World’s first: Oz car crash victim saved using cow’s blood

London, May 5: In a world's first procedure, a synthetic blood substitute made from cow plasma was used to revive an Australian woman car crash victim just as her heart was failing through severe blood loss.

Tamara Coakley, 33, rejected a life-saving conventional blood transfusion because of her Jehovah's Witness faith despite being close to death, reports the Daily Mail.

Her religion permits the use of blood substitutes, and doctors in Melbourne flew in 10 unites of the haemoglobin- based experimental plasma - called HBOC-2-1 - from the U.S. where it is being developed by the military.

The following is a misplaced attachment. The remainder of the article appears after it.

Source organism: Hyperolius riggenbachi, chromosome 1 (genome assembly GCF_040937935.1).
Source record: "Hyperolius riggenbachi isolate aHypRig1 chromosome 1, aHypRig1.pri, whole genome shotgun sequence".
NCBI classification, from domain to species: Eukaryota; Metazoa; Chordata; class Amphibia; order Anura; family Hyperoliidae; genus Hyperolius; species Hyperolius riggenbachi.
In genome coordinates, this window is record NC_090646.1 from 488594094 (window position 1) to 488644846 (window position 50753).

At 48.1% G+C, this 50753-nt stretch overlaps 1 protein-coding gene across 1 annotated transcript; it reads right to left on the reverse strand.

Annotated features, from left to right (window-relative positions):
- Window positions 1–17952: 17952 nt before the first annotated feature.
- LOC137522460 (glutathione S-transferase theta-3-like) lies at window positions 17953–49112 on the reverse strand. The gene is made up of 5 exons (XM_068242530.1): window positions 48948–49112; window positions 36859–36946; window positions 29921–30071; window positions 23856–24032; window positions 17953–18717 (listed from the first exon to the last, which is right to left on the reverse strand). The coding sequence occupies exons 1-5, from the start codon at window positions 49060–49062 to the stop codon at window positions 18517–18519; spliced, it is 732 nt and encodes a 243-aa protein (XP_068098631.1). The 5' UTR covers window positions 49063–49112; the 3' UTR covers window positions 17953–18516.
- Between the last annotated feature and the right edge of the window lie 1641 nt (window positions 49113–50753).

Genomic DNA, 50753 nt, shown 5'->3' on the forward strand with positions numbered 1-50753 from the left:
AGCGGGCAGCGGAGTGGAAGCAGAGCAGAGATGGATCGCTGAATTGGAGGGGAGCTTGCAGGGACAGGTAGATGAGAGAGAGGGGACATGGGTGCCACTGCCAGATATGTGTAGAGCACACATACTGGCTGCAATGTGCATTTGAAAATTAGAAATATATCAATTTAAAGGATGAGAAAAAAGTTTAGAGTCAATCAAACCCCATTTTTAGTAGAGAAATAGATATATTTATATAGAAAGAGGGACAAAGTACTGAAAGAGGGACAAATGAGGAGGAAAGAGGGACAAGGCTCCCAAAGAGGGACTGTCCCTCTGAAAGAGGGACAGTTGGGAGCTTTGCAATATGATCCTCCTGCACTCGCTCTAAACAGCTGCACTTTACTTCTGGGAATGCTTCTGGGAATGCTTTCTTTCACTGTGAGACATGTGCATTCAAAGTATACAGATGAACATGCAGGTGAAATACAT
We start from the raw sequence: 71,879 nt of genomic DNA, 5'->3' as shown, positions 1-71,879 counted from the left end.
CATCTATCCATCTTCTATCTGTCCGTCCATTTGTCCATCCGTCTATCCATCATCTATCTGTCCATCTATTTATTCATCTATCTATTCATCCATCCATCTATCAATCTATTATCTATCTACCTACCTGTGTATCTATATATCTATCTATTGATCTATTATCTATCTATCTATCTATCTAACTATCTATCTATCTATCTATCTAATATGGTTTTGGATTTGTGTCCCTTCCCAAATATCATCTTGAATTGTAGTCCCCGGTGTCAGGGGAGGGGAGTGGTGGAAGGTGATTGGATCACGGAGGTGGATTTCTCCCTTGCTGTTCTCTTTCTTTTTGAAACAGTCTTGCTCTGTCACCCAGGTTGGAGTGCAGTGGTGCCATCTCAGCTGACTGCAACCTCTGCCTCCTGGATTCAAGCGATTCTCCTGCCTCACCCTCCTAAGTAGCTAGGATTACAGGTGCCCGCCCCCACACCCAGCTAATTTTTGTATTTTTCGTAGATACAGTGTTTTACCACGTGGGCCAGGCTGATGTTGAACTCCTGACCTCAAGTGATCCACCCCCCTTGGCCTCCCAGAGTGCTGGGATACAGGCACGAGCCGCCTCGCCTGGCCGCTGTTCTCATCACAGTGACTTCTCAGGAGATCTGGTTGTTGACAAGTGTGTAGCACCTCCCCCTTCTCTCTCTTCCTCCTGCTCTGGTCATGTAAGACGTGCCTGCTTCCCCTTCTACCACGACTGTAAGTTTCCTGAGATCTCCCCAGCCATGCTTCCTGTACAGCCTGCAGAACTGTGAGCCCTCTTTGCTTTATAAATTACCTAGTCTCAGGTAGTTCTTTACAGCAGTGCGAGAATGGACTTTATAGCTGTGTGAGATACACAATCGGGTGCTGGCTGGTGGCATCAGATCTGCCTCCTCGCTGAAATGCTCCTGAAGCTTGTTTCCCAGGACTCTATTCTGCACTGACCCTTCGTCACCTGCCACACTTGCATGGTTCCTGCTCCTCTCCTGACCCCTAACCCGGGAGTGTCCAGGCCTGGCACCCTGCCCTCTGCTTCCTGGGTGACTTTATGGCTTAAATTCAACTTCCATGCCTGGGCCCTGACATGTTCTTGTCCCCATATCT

The cow's blood product was painstakingly administered over two days to Tamara, who had been in a medically-induced coma following a horrific car collision last October.

After a few close calls, including a bout of pneumonia, the patient's haemoglobin levels more than doubled.

Tamara was overwhelmed by the lengths doctors went to save her life and respect her personal choices.

"I'm glad something positive could come out of it. They did everything they could. I am so grateful for that," she said.

The success of the procedure could help combat the worldwide blood supply shortage.

Copyright Asian News International/